[Recensie] As an archivist, occupied by daily worries about digital preservation, service surveys and website modifications, you do not daily think of the thousands of years of history of your profession. However, according to Paul Delsalle, author of this Une histoire de l’archivistique (1998), originally published in French, archivists can certainly benefit from this long history. In his preface, he states that it may be useful for members of a professional group under pressure to have a common frame of reference in relation to their past in order to gain a clearer picture of the future. He even speaks of an identity crisis in the archival profession, that has arisen due to the continuing fragmentation in the information sector. This is most clearly expressed in the dichotomy between archivists and record managers, which has become sharper in recent decades. By showing archivists the historical foundations of their profession and the origin of professional methods and techniques, Delsalle wants to increase the identity and self-awareness of the profession.
In 1998, Delsalle spoke about the unexplored terrain of historical research into archiving practices. The last two decades that has changed a lot. A relatively large number of studies have been carried out, but a chronological overview of the archiving is missing in English, Procter writes in her preface to this edition. The most important reason for the translation was to let interested people in the English language area become acquainted with the history of the field and to initiate more research in this area, an objective that Delsalle himself already expressed at the time of writing. The most important difference in content with the original French edition is the bibliography and the references, whereby Procter tried to replace French works with English-language publications where possible. Some examples have also been adapted or expanded.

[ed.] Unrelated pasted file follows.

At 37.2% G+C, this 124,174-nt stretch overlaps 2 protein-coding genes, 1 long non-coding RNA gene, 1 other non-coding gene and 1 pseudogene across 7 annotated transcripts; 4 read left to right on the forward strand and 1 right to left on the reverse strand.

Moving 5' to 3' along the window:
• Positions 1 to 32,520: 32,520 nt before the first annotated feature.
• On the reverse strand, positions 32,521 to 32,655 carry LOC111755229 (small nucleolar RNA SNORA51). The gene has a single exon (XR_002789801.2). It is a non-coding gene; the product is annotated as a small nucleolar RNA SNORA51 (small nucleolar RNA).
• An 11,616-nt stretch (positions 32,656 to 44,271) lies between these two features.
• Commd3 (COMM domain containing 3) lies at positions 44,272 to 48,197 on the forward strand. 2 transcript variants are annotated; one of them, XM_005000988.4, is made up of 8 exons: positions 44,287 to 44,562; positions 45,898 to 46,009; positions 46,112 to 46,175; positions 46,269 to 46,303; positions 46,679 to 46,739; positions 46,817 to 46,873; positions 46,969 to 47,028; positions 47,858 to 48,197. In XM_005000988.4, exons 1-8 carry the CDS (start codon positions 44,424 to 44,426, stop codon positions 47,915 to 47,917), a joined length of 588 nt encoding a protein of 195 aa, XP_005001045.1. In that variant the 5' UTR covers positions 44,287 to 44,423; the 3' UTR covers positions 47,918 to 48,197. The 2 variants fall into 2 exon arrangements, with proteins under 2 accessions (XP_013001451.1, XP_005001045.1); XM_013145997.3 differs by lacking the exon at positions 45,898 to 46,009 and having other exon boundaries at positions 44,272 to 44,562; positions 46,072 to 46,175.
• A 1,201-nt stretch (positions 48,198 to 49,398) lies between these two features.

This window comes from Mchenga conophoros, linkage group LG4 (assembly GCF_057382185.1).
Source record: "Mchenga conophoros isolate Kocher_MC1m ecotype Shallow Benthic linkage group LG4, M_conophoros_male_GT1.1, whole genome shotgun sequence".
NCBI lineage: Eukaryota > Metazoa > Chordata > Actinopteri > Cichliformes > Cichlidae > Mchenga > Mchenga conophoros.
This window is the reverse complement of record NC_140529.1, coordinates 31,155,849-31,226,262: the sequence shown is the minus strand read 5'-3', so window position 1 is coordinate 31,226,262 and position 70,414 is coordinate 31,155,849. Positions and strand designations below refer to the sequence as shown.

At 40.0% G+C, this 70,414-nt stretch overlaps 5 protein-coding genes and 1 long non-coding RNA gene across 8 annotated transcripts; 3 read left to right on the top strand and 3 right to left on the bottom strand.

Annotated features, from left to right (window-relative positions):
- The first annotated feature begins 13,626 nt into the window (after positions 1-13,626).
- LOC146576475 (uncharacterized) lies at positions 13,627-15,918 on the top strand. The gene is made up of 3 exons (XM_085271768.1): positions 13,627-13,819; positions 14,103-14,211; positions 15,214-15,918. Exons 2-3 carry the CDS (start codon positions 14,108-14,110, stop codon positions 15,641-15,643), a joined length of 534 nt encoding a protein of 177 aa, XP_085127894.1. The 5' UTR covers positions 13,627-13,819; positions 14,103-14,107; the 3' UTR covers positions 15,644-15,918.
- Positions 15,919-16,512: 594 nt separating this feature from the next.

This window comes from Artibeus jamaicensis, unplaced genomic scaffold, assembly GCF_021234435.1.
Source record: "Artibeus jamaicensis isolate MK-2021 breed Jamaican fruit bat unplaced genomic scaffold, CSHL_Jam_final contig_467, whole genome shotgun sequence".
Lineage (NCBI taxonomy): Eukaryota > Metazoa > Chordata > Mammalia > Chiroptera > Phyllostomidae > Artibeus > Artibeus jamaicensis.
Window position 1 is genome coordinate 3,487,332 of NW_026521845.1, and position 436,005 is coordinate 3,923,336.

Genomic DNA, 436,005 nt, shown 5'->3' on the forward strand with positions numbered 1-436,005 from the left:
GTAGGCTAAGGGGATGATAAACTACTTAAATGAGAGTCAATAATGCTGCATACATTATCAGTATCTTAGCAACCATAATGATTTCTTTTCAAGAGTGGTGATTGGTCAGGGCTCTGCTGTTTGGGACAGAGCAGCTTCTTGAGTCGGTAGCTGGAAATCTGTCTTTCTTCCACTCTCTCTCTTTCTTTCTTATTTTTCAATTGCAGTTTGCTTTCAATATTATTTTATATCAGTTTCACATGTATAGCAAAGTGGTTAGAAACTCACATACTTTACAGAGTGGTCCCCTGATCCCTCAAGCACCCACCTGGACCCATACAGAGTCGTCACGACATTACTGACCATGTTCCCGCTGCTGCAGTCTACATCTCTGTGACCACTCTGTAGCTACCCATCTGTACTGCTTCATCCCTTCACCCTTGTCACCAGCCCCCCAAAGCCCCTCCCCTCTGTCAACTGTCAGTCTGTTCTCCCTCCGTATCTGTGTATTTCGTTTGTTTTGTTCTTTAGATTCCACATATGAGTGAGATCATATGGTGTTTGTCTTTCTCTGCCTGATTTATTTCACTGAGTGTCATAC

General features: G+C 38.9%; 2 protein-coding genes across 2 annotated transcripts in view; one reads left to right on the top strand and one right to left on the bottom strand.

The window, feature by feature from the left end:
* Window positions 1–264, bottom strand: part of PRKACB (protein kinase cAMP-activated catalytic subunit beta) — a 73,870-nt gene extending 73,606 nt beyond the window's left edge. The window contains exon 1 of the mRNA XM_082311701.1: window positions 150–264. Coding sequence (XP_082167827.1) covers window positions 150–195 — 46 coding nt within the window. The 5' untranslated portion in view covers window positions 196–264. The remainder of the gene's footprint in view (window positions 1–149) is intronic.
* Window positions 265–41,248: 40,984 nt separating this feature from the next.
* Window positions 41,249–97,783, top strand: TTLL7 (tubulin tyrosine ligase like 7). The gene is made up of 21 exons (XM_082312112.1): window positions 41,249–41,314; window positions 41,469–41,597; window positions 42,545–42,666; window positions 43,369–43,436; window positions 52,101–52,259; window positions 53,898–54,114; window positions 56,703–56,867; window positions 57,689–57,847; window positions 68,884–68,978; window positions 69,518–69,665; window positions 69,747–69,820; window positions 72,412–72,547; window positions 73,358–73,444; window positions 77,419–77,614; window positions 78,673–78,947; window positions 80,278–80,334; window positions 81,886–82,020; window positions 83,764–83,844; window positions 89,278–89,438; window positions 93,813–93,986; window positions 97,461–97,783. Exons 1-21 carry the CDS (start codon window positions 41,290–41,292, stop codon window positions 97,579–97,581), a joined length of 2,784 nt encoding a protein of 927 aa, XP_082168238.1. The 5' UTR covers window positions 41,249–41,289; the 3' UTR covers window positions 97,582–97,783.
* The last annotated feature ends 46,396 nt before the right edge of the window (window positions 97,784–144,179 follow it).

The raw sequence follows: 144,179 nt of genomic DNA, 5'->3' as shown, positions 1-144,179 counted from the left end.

The history of archiving
The book is specifically intended as a history of archiving practice, so the description and management of archives, not as a history of thinking about archiving or the motives that would underlie the archiving action. En passant they are mentioned in the book, but they are explicitly not the main issue. The structure of the book is mainly chronological, in fifteen chapters you go through the world history of archiving. It starts with cave drawings from 40,000 years ago to end with the partnerships of numerous countries in the International Council of Archives (ICA). In between, Delsalle and Procter provide a wealth of information about past archiving techniques and methods. A number of chapters have a topographical design and focus on archiving in Africa, Asia and South America. Topics include the clay tablets from Mesopotamia, archiving methods in Central America by Mayans and Aztecs, and the development of the profession of archivist. Due to the very short entries that are devoted to each country or topic, the scope of the book is enormous. It describes practices from all over the world and also covers, for example, the development of legislation, professional organizations, preservation methods and housing worldwide, although most of the space remains reserved for European developments. The multitude of subjects entails the inevitable disadvantage that the treatment of each subject remains on the surface. The book is therefore ideally suited, and intended, as an overview work on the development of the archival system. If a topic is of interest to you, you can delve further into the references and the extensive literature specification that is added to each chapter. These two elements form the great added value of this book, which everyone who deals with archives should have read.
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